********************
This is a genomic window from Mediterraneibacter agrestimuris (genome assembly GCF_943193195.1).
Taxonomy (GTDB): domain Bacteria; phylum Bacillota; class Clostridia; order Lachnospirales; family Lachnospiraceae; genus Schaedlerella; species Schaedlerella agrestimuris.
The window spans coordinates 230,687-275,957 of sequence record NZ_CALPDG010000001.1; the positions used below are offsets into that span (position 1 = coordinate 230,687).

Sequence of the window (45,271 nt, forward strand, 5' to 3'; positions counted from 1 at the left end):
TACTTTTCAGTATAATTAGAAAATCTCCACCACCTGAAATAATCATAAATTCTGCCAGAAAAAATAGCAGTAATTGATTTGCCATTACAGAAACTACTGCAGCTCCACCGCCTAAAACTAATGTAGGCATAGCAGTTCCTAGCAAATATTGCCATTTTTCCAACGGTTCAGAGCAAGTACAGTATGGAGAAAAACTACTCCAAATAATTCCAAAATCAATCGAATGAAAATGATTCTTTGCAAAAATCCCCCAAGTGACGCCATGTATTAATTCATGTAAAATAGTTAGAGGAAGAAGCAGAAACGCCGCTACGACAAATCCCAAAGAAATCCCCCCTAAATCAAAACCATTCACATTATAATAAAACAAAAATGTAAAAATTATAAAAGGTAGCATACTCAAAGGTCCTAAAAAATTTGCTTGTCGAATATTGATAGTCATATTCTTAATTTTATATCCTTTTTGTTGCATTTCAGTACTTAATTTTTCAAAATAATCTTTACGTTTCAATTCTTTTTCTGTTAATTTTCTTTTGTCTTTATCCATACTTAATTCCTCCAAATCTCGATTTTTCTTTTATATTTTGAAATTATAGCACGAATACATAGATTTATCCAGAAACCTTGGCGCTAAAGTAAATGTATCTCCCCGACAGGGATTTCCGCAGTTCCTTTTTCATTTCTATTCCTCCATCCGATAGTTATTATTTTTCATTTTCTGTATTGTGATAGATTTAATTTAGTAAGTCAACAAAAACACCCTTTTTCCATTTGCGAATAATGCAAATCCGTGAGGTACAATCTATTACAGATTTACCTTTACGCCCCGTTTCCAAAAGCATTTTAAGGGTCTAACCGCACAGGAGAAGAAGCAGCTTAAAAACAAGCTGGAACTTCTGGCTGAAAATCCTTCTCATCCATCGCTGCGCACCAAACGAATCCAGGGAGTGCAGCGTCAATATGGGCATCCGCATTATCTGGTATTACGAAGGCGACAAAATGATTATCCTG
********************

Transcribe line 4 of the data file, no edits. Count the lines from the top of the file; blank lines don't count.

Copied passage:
Sequence of the window (45,271 nt, forward strand, 5' to 3'; positions counted from 1 at the left end):